Because the FIA world land speed record rules are minimal, the challenger cars tend to be very different so as the technology is unlikely to be of value to a competitor there is no need to be secretive. This provides a unique opportunity to share the information with all sectors of education as well as the general public.
Visit the Bloodhound SSC project website to find out more.
The Bloodhound SSC project has a number of very clear objectives:
•To create a national surge in the popularity of science, technology, engineering and mathematics
•Inspire the next generation of engineers and scientists
•To create an iconic project requiring extreme research and technology which will benefit global manufacturing and engineering industries for years to come
•To achieve the first 1,000mph recorded on land
Without addressing the impending skills shortage in the industry we will have no chance of creating a low carbon economy or finding solutions to many of man’s greatest challenges.
Bloodhound SSC has been designed to run at speeds of up to 1,000mph and being jet and rocket powered, has 133,000bhp (about the same as 180 Formula 1 cars). The car is currently in the build phase of the programme and the first attempt is scheduled for 2017, followed by 800mph test runs in South Africa in Q2 2017. The car will then be reviewed and modified before aiming to reach 1,000mph at a later date.
The car will use three engines to enable it to reach 1,000mph.
Approximately half the thrust of Bloodhound SSC is provided by a 550bhp Jaguar V8 engine and a Eurojet EJ200, a highly sophisticated military turbofan normally found in the engine bay of a Eurofighter Typhoon.
The auxiliary power unit for Bloodhound SSC drives the rocket oxidiser pump which will supply 800 litres of High Test Peroxide (HTP) to three compact rockets in just 20 seconds - equivalent to 40 litres (over 9 gallons) - every second. The rockets are hybrid, developed by Norwegian specialists Nammo.
In order to accelerate the car to 1000mph, each Nammo hybrid rocket will provide a thrust of 30kN (6,000 lbs). This will be combined with the thrust from the EJ200 jet to generate about 212kN (47,700lbs) - that's eight times more power than all the cars on a Formula 1 starting grid combined.
The Bloodhound SSC shape is completely different to anything seen before. They need to minimise the cross-sectional area to minimise drag, but they also need a supersonic intake and a smart suspension system which will enable the car to run smoothly over the rough salt surfaces.
Because the rocket is positioned above the EJ200 and thus raises the centre of gravity, the rear wheels need to be positioned on suspension outrigged on draggy struts. In the past this was always seen as a huge aerodynamic disadvantage - one that made the famed Budweiser Rocket wheelbarrow at times - but today running computational fluid dynamics (CFD) with multi-million elements, we can compute the drag of the wheels and struts at Mach 1.4 and optimise the shape to minimise drag and shock effects.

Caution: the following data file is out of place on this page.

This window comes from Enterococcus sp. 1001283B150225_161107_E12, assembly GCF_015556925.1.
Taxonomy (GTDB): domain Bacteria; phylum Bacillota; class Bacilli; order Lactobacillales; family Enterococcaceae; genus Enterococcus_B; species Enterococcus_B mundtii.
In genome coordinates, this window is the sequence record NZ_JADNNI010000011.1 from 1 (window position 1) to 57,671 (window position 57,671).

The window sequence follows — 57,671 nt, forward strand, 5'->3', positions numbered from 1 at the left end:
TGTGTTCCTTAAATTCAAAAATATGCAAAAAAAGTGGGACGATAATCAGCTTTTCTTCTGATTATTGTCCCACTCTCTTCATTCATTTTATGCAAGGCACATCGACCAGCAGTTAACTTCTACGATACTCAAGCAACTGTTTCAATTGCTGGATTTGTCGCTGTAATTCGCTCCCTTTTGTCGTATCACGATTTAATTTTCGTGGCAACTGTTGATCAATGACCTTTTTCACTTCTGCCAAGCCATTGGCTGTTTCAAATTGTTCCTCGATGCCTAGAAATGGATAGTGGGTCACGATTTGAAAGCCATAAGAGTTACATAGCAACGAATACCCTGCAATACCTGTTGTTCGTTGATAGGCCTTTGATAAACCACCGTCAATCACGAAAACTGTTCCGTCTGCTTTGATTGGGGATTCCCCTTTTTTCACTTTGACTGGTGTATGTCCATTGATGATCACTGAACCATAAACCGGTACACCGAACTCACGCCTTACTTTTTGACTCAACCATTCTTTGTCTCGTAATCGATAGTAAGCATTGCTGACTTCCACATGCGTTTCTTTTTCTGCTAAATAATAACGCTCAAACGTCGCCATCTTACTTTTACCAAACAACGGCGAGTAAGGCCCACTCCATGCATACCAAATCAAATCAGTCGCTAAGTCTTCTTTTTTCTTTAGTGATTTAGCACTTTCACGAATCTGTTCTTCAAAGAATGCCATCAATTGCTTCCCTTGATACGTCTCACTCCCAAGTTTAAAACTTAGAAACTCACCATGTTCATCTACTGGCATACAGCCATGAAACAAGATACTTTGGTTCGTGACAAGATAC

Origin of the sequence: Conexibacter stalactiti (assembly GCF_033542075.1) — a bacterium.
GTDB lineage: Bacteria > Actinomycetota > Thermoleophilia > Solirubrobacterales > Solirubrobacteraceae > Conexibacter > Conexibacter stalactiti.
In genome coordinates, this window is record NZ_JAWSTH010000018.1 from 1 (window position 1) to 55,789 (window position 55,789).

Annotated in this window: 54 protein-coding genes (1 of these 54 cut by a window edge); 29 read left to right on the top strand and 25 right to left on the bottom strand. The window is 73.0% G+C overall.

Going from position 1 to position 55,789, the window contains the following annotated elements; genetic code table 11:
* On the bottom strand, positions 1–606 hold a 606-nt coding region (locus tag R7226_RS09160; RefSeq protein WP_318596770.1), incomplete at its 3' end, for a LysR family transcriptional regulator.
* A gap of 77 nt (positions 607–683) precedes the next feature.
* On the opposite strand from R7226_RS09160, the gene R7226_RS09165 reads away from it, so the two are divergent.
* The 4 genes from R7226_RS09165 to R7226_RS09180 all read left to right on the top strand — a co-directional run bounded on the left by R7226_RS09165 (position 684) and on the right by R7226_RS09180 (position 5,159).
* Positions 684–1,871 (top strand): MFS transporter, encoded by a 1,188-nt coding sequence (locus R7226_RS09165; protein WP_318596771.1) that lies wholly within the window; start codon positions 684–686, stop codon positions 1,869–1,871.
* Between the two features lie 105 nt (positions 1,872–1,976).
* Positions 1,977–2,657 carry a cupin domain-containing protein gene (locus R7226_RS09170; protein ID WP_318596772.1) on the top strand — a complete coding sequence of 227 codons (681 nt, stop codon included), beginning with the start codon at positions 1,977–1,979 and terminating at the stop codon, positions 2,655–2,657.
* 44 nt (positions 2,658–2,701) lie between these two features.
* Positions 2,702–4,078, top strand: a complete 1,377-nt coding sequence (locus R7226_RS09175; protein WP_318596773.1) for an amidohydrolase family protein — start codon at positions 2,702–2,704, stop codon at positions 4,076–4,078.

The large fin ensures directional stability so the car travels in a straight line during the race. If the fin was to be too large, the car would be severely affected by crosswind and not enough fin means that the car will be directionally unstable. One of the key design issues is whether there is enough fin area to control the car directionally when the afterburner is brought in and the rocket is at low Mach numbers.
One of the main evolutions of the car profile since the project was launched has been the change in the tail configuration from a “T-Tail” to a cruciform tail; this was to create a structure that was less prone to flutter. The resultant loss in fin efficiency caused the fin to be enlarged and the strake added.
The car has to run through a wide speed range and keep the same loads on all four wheels. The little winglets above the wheels are fully dynamic trimmers making small adjustments in microseconds. They are not there to develop massive download as needed for a wheel driven circuit-racing car, but simply to maintain constant wheel load up to Mach 1.4.
The rear wheel covers are going to attract considerable attention as they look like something from a sci-fi movie. The team has to reduce supersonic drag - hence the pointed parts front and rear - and also protect the upper surface of the wheel from the oncoming airflow where, if unprotected, it would reach Mach 2.8. Inside the wheel arches there are also problems – the 900 mm (35.8 in) wheels are wasting energy winding up and whirling the airflow in the wheel bays, so the bays have to be ventilated to reduce power losses.
The braking system
Bloodhound SSC has three primary braking systems: airbrakes, parachutes and wheel brakes. These will be used one-by-one to slow the car down from its top speed of over 1,000mph, taking advantage of the inherent benefits of each one:
- 1000mph: close the throttle
- 800mph: start to deploy the airbrake
- 600mph: deploy first parachute
- 400mph: deploy a second chute if required
- 250mph: apply the wheel brakes.